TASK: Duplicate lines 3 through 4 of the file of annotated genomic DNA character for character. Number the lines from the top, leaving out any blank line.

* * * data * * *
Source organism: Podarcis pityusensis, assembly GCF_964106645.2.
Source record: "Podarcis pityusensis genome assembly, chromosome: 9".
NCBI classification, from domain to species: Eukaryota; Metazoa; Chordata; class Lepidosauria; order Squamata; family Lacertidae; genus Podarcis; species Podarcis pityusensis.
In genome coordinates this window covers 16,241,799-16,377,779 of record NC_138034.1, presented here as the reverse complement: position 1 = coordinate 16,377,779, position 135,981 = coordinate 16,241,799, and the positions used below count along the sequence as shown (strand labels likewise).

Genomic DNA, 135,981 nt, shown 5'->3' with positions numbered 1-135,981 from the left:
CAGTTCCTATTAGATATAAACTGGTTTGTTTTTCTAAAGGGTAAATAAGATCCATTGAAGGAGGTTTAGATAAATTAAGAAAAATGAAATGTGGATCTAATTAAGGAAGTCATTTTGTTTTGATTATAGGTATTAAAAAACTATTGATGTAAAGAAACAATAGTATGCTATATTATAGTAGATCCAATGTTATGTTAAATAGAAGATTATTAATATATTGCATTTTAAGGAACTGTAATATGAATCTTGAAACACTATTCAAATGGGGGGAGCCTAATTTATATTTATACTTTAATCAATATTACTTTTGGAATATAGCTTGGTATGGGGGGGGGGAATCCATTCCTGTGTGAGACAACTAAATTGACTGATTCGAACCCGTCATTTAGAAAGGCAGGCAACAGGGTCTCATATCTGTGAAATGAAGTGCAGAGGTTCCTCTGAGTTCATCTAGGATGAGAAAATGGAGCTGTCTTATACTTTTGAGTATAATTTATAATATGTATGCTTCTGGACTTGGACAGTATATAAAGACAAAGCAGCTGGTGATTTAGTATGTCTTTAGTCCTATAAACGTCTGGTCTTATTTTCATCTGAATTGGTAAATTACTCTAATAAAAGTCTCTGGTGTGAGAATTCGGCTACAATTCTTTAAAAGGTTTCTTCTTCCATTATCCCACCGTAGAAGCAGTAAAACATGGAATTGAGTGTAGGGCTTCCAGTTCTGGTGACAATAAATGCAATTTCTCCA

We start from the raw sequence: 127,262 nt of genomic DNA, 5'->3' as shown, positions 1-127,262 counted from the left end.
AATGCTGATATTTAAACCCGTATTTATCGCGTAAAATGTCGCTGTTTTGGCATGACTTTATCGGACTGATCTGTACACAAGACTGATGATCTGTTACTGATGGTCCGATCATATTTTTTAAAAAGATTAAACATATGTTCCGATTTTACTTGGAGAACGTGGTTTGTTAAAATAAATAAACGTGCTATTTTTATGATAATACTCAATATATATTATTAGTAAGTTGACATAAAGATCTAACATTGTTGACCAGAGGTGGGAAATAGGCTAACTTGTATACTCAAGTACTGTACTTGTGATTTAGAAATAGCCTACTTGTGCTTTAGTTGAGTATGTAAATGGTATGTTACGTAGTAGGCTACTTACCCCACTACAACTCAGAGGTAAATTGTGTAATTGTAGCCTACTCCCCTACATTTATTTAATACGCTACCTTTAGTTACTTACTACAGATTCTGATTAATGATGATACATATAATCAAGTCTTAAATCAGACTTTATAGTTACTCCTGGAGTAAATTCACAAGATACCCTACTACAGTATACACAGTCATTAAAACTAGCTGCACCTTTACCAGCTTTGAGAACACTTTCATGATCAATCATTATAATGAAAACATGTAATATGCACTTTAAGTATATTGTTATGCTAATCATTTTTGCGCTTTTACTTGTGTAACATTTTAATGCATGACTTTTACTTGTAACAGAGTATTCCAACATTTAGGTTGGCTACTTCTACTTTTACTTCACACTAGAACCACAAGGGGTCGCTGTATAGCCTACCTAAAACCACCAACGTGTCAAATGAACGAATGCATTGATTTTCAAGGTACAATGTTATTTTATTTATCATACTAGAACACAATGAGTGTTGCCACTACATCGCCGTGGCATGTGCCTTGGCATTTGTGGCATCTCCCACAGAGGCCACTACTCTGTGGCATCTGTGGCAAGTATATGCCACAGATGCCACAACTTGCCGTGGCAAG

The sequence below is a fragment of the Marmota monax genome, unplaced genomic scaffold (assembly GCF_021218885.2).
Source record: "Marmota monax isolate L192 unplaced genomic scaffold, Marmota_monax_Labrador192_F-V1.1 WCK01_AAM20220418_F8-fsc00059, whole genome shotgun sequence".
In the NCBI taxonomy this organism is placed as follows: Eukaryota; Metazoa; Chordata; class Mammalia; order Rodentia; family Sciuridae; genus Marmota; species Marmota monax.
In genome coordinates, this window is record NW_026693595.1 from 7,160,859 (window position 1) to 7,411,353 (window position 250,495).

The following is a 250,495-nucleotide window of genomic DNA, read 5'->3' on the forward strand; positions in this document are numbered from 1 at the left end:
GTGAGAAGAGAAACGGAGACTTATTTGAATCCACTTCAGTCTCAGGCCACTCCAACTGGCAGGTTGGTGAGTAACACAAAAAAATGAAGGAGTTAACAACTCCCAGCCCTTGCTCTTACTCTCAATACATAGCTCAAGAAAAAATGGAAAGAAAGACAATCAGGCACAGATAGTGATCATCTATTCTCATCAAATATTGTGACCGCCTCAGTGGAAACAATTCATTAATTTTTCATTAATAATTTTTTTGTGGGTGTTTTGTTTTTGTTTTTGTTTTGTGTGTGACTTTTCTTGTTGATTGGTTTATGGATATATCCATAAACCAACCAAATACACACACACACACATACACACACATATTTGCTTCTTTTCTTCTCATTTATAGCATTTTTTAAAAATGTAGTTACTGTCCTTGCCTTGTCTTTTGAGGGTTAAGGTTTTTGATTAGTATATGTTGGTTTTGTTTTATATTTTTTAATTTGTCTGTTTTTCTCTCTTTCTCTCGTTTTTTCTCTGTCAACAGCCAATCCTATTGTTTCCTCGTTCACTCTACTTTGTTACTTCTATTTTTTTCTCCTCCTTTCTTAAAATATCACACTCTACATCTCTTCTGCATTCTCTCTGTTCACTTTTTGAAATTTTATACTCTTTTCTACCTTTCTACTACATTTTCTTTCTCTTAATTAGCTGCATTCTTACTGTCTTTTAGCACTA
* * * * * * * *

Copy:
NCBI classification, from domain to species: Eukaryota; Metazoa; Chordata; class Lepidosauria; order Squamata; family Lacertidae; genus Podarcis; species Podarcis pityusensis.
In genome coordinates this window covers 16,241,799-16,377,779 of record NC_138034.1, presented here as the reverse complement: position 1 = coordinate 16,377,779, position 135,981 = coordinate 16,241,799, and the positions used below count along the sequence as shown (strand labels likewise).